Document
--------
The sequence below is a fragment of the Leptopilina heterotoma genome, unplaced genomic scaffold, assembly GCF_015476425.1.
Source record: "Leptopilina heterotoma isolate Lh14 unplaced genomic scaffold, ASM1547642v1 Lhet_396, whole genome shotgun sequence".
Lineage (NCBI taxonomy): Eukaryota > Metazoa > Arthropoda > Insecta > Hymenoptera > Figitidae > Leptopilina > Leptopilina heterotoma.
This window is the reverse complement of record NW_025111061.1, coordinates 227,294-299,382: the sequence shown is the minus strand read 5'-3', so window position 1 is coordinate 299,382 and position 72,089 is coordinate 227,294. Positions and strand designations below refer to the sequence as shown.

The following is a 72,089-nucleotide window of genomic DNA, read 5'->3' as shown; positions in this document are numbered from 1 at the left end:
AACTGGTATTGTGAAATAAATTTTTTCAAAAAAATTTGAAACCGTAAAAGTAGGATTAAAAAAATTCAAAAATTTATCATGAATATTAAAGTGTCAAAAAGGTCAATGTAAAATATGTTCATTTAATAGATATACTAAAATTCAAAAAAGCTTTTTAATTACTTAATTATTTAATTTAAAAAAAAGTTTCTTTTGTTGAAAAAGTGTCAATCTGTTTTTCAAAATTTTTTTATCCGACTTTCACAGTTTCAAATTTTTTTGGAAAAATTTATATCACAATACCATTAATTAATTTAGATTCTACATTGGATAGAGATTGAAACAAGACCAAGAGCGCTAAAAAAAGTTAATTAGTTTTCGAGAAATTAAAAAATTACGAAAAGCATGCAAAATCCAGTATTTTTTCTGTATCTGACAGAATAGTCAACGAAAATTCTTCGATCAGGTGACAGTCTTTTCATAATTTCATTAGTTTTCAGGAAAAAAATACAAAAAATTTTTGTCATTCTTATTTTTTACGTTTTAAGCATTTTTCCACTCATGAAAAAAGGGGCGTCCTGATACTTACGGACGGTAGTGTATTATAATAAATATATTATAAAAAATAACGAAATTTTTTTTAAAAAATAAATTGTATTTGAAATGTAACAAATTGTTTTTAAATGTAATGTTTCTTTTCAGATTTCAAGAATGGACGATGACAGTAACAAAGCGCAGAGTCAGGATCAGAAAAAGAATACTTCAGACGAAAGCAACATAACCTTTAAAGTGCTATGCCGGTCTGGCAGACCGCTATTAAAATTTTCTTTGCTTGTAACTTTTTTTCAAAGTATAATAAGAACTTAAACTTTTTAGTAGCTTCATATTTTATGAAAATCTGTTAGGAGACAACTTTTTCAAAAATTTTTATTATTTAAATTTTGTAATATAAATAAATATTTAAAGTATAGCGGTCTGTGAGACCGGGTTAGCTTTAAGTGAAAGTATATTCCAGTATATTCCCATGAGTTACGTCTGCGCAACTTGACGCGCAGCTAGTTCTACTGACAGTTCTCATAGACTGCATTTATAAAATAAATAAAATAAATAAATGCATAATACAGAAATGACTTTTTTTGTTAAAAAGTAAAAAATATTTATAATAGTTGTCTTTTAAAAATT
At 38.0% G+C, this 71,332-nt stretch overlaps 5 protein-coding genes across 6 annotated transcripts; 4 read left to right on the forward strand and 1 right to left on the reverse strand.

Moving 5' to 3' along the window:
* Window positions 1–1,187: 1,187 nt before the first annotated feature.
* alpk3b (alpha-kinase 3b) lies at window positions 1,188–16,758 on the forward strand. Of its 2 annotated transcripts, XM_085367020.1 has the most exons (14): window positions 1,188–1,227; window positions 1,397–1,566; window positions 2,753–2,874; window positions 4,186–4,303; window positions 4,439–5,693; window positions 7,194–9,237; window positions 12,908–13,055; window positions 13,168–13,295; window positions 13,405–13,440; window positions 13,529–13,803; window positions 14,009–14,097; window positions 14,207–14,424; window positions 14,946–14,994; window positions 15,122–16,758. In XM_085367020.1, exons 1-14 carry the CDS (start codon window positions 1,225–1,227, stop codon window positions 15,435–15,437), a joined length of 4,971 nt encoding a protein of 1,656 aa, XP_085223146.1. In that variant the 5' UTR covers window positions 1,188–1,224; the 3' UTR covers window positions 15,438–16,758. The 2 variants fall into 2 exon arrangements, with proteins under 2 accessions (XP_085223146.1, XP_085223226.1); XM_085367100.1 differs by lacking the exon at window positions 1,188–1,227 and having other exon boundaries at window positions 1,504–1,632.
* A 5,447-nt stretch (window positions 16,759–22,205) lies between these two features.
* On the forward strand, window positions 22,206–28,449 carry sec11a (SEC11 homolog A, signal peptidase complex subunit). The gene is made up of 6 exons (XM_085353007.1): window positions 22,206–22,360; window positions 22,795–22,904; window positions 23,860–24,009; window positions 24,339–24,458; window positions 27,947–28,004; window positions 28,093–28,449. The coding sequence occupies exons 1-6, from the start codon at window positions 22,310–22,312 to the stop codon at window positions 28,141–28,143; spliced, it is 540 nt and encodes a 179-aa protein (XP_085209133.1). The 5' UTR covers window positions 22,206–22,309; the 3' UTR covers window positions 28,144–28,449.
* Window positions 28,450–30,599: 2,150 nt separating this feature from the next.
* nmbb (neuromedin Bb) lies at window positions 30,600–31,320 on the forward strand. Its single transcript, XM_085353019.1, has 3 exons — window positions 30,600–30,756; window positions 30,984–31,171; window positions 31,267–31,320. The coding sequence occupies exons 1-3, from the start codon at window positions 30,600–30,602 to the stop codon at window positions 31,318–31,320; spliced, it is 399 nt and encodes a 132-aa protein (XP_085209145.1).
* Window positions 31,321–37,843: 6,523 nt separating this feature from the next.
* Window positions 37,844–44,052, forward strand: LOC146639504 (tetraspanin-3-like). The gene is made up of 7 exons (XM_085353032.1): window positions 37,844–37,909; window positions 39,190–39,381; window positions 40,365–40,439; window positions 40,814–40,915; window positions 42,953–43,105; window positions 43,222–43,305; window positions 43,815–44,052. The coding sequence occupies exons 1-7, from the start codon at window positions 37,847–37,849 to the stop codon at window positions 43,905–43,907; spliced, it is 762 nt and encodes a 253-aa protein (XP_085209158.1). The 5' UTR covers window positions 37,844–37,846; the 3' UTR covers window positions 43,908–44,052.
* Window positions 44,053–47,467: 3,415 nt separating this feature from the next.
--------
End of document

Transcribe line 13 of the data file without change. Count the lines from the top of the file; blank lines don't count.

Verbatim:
* Window positions 28,450–30,599: 2,150 nt separating this feature from the next.